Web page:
12. Alfonso Cuaron’s Gravity in 3D IMAX at the Marbles Children’s Museum in Raleigh; probably, sadly, not the best screen to see that film on, but standing in line for it and being rallied for the happening by employees who were clearly more accustomed to interacting with eight year-olds was unforgettable. Also, a woman loudly accused a man of calling her a cunt when she tried to cut him in line, at which point she raised her hand and voice to get everyone’s attention and yelled the letters “C-U-N-T,” the ideal introductory vignette for Cuaron’s space epic.

13. There was an endearingly bizarre chain theater, a Carmike, in Greenville where Amber went to college. It was halfway to being totally dead; it got first-run movies but the screenings were always half-empty and there was a concession stand in the hallway that seemed to have been in disuse for years. I found this place much more endearing than the flashier Regal across town. The one time we saw it crowded was at Gone Girl, and the staff seemed unclear on how to handle a popular event on its scale, because an entire room’s worth of people was staggered outside the door waiting to be let in several minutes past showtime. When the previous showing finally let out and the doors popped open, everyone flooded out looking like they had PTSD; again, a wonderful prelude to an incredible film.

14. 2001: A Space Odyssey in 70mm had been on my wishlist for as long as I could remember; in 2018 we got to see the next-best thing, a digital print in IMAX, and it was playing right out here at the damn Regal during an improbable national rollout by Warners. It was everything I wanted it to be, and solidifed my conviction that living this ridiculous life for art’s sake is all I really want to do.

15. And finally, Parasite… knowing nothing about Parasite‘s plot except what the trailers had let on, and experiencing it in a theater. It wouldn’t have been the same anyplace else.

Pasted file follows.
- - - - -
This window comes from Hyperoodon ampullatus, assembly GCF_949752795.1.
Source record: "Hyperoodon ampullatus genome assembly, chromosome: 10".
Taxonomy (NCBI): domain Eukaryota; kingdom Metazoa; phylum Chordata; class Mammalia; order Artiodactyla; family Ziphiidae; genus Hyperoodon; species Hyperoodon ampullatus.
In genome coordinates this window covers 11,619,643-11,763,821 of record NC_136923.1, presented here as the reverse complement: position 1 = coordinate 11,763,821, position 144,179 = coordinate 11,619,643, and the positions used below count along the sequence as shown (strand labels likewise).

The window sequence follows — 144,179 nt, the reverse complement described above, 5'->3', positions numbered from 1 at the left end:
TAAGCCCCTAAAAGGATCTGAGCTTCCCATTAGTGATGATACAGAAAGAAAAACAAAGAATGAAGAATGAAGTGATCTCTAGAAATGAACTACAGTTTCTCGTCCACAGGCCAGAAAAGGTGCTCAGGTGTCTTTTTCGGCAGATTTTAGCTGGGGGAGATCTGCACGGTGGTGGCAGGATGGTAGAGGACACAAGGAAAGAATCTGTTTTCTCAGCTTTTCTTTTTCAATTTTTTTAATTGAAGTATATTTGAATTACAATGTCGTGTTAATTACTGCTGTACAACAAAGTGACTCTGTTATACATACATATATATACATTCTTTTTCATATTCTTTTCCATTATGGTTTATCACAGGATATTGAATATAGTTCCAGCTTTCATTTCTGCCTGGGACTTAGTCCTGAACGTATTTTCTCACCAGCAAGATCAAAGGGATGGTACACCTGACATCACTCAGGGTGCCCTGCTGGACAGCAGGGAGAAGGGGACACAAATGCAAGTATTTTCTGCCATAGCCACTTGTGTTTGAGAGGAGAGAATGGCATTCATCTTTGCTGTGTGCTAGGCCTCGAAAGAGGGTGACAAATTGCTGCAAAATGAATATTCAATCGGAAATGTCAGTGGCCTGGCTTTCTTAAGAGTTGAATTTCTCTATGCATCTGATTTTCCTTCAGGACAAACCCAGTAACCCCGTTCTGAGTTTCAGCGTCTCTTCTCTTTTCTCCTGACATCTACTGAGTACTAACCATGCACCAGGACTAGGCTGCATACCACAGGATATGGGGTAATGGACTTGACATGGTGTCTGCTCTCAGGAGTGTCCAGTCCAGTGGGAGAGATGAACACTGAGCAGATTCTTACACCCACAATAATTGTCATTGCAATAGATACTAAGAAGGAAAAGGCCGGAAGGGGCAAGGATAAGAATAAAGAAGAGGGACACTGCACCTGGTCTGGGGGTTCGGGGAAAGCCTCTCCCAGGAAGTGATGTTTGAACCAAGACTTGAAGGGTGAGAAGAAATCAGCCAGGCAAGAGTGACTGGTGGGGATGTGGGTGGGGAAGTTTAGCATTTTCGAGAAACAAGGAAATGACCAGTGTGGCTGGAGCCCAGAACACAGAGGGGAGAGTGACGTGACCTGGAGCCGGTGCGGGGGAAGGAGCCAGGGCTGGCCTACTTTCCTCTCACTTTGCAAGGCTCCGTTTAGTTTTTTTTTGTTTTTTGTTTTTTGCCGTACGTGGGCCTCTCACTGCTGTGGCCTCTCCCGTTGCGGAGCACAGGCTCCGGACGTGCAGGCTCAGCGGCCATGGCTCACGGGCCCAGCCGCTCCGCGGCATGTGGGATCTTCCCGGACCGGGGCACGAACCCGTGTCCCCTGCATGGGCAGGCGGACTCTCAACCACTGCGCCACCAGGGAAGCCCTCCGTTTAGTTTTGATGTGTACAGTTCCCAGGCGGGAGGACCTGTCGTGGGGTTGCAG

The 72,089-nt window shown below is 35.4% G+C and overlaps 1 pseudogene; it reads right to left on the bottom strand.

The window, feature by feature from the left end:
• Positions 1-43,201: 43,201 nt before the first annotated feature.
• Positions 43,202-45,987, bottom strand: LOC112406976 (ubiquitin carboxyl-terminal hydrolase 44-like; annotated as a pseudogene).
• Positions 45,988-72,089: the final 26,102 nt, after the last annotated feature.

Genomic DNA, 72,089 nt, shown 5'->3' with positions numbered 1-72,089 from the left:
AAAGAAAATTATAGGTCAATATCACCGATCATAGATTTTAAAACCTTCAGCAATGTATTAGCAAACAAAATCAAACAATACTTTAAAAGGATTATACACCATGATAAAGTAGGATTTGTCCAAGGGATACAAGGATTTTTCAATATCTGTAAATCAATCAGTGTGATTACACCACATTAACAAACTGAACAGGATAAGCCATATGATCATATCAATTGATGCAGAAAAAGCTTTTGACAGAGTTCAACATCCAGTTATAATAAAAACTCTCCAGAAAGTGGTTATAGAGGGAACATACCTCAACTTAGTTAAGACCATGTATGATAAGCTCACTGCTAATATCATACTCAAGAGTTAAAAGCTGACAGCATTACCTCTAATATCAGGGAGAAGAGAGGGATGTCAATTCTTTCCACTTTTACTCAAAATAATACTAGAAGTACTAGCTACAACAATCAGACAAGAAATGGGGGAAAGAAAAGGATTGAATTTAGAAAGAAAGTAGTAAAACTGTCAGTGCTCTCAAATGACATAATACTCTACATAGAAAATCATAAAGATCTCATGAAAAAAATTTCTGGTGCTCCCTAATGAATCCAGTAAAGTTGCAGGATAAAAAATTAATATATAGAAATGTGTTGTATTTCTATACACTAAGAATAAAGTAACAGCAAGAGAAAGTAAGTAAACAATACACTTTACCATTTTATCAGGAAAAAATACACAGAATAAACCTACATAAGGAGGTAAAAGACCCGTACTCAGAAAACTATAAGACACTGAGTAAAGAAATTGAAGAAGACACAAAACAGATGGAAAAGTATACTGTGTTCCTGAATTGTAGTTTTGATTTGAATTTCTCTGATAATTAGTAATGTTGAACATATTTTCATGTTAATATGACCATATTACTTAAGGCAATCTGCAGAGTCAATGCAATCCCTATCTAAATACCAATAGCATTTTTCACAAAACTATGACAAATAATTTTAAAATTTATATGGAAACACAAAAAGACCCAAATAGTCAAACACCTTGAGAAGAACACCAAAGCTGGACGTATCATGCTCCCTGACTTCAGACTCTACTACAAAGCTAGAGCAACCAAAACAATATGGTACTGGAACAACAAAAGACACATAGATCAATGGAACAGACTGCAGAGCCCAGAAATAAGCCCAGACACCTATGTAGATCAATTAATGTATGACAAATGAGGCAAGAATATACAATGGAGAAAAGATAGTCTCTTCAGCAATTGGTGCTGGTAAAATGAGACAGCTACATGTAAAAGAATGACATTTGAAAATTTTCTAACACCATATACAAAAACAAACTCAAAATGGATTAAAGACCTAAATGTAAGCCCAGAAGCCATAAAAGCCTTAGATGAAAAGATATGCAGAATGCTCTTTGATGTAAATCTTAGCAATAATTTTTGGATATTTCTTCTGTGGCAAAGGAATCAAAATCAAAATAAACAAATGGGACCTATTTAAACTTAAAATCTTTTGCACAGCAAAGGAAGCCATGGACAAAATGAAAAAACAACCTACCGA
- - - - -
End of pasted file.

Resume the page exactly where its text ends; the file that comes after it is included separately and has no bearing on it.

I typically go through cycles with this. An experience like seeing Moonlight incompetently projected a few years back or having to listen to the entirety of the latest Star Wars while ostensibly watching Manchester by the Sea at Surf Cinemas in Southport will send me screaming back to my home and our modest TV and projector for some months. But eventually I come around; and of course, currently, I cannot. The least of our problems, for sure, the greatest of our problems being the morons now crowding the waterfront era; but it is somewhat ironic that Amber and I had recently returned to our ritual of going out to the movies nearly every week just before all this happened. Our last theatrical experience before the doors closed amid COVID-19 was a wonderful and long-desired one, North by Northwest (the first Hitchcock I’ve seen theatrically, and number two on my list of most-wanted big screen experiences after 2001). I truly think we’ll be back in the awful chain sixteen-screeners that surround us soon enough, and I don’t exactly want to sentimentalize them, but on the offchance that it’s all over, North by Northwest was probably the best note to go out on.

Now back to regular business.

Full reviews this cycle:
The Compleat Beatles (LBoxd capsule; at least fifteenth viewing, last seen around 2010); and I Wanna Hold Your Hand (LBoxd capsule; seventh or eighth viewing, last seen around 2011) for the Beatles cinema project, which in terms of full-on essays is now probably finished.